At first, I was taken aback by this student's effrontery - how dare he question what I was doing, considering that the purpose of circling was to get students like him to interact with the language? But then I realized what he was saying: he simply wanted to hear the story and to enjoy it without any interruptions. I was the one getting in the way of that with my circling and asking questions. My series of questions was disrupting the picture forming in his mind. Essentially, I was interrupting his listening flow.

This is not to say that circling and PQAs do not have their place - they do. At the same time though, I realize now that it is also important to give students a chance to simply enjoy the language and to experience it without any disuruptions. As Carol Gaab says, "Circling can get REALLY OLD, REALLY FAST for students." If I am delivering the language in an understandable way, then it should be quite easy for students to enjoy the language without much difficulty.

Sunday, September 14, 2014

Reading Flow in the CI/TPRS Classroom

I'm currently reading Kelly Gallagher's book Readicide: How Schools are Killing Reading and What You Can Do. At NTPRS this summer, at his presentation, Bryce Hedestrom suggested that we as CI/TPRS teachers read this book, and I am certainly glad that I am. In this book, Gallagher argues that the reason why students are no longer reading for pleasure is because schools are committing readicide, which he defines as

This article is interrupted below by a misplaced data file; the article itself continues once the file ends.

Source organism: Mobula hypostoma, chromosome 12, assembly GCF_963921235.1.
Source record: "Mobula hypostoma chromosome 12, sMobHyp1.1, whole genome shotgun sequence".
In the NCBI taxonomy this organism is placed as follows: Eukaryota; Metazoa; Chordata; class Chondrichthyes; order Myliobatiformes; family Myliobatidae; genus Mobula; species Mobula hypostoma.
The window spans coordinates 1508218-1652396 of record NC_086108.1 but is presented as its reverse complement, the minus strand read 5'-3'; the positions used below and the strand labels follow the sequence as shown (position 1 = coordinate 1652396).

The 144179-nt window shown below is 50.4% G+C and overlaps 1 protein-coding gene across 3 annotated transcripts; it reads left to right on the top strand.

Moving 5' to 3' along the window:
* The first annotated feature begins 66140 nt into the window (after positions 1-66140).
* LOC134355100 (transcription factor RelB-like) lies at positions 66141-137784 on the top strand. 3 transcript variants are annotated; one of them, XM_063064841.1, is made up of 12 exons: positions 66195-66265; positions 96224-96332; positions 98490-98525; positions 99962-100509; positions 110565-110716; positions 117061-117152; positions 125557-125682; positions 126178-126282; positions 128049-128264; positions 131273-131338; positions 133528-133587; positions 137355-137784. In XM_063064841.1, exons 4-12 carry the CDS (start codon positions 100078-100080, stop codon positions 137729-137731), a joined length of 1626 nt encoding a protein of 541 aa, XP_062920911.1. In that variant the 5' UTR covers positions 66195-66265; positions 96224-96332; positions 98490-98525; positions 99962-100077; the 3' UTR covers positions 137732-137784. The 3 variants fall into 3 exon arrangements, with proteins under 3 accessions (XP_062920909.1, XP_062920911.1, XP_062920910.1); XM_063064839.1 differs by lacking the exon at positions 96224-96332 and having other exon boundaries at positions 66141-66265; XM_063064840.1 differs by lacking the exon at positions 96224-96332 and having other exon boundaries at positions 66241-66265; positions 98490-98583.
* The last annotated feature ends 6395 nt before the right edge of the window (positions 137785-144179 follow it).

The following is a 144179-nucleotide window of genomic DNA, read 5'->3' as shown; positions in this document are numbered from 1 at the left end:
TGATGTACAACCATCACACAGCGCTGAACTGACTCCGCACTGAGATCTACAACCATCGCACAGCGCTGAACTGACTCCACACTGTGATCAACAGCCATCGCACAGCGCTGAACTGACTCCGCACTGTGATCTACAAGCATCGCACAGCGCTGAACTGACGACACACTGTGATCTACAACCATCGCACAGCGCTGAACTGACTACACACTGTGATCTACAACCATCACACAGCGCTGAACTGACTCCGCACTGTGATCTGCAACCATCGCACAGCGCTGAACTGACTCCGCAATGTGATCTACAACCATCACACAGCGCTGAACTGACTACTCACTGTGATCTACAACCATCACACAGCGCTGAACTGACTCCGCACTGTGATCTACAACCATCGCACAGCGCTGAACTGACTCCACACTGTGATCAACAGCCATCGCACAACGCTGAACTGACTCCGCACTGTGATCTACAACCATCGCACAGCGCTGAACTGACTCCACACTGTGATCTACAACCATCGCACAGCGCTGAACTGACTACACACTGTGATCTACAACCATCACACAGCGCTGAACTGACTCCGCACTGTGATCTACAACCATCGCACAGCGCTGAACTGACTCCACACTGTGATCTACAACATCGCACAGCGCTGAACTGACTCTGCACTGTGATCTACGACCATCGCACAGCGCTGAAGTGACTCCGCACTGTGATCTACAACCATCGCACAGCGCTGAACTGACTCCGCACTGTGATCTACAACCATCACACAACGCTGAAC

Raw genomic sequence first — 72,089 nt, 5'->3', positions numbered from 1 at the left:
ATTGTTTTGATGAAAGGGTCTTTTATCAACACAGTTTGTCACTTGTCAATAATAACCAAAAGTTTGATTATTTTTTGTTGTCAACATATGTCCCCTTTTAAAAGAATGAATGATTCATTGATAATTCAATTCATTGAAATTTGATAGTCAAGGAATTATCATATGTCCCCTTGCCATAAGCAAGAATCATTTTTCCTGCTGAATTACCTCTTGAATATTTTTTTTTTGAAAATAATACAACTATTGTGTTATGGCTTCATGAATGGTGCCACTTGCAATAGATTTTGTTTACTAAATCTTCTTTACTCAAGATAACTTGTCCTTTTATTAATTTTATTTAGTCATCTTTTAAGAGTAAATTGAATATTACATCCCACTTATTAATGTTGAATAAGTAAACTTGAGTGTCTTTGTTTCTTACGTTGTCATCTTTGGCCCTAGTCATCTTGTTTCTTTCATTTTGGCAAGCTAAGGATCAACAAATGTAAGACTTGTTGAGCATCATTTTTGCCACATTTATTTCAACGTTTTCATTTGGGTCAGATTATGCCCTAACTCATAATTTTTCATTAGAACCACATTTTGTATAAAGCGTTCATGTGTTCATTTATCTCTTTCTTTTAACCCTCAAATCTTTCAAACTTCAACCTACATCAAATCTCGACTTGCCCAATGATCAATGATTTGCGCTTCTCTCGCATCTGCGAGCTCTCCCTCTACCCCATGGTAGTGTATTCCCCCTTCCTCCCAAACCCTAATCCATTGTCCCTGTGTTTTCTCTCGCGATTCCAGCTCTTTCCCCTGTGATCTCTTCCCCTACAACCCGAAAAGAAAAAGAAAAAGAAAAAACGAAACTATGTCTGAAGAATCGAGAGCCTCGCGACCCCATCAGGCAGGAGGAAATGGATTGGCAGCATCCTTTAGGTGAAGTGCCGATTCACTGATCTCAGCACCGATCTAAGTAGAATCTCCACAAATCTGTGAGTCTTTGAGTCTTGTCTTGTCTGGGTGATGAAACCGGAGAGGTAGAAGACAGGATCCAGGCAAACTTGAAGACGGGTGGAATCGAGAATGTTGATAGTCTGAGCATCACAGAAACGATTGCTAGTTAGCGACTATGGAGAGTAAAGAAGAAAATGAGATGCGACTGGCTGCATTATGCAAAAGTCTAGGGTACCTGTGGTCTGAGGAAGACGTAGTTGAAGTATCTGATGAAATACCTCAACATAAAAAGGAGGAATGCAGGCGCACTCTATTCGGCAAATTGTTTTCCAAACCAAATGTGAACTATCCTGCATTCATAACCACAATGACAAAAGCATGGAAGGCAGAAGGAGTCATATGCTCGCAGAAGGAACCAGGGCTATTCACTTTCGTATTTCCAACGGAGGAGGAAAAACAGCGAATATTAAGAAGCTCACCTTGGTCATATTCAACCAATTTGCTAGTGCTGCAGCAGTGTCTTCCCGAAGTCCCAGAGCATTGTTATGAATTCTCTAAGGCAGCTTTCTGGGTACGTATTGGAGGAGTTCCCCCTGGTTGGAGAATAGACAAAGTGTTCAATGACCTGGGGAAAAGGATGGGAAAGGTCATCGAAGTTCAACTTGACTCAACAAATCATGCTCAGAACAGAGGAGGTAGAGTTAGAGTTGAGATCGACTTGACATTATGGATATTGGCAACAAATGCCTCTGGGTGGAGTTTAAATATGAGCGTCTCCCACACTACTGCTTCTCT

the systematic killing of the love of reading, often exacerbated by the inane, mind-numbing practices found in school.
One of the biggest problems which Gallagher sees is that when reading, students are no longer able to experience reading flow:
Nancy Atwell, in The Reading Zone, describes [reading flow] “as that place where young readers have to come up for air"...many of my students have no idea what it means to come up for air when reading...[compared to viewing a movie] many have never experienced the utter thrill of becoming lost in a book. They have never experienced reading flow.
In his opening chapters, Gallagher lists several reasons which contribute to the obstruction of reading flow:
  • an over-dissection of a text by trying to cover too many standards in one text. Rather, he argues that a teacher should spread the standards over a number of texts, as some standards align better with certain texts than others.